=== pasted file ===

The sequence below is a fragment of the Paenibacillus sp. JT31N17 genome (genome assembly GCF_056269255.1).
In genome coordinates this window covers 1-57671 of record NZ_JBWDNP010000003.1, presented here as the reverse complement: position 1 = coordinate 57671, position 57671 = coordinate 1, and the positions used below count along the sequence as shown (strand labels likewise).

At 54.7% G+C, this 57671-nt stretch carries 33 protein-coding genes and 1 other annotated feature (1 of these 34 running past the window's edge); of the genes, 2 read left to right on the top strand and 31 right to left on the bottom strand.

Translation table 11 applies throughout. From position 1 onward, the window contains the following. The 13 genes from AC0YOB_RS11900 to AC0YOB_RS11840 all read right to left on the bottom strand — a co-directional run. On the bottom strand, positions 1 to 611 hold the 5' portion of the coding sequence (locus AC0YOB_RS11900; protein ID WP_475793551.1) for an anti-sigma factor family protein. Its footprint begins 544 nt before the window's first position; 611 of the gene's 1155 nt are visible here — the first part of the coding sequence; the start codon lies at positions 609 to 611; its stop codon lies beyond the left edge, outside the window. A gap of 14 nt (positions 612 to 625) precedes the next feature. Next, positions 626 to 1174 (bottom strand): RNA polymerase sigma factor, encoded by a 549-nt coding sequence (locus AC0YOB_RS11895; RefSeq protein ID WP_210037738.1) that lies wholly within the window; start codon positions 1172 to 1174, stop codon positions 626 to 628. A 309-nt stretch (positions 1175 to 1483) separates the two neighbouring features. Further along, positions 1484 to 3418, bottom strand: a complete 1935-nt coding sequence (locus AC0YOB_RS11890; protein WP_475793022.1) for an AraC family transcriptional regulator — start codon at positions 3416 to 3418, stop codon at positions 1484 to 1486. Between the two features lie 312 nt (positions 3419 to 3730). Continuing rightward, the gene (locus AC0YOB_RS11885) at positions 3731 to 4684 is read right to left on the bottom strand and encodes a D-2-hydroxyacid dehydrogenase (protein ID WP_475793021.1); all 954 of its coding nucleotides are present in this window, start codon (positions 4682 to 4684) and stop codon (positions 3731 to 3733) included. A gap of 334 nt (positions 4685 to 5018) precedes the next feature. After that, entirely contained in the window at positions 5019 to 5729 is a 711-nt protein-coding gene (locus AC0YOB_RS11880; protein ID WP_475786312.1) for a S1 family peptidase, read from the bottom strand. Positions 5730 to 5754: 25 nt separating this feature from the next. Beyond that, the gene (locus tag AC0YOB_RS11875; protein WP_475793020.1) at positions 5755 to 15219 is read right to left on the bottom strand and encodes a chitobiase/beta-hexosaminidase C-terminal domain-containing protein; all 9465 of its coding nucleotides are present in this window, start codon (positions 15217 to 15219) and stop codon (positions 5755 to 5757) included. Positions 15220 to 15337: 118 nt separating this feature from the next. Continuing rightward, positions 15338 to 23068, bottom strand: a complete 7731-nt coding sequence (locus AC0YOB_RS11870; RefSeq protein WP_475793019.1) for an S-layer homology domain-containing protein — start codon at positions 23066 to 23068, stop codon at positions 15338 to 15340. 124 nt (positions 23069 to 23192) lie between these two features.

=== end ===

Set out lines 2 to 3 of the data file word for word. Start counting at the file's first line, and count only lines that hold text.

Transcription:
In genome coordinates this window covers 1-57671 of record NZ_JBWDNP010000003.1, presented here as the reverse complement: position 1 = coordinate 57671, position 57671 = coordinate 1, and the positions used below count along the sequence as shown (strand labels likewise).

At 54.7% G+C, this 57671-nt stretch carries 33 protein-coding genes and 1 other annotated feature (1 of these 34 running past the window's edge); of the genes, 2 read left to right on the top strand and 31 right to left on the bottom strand.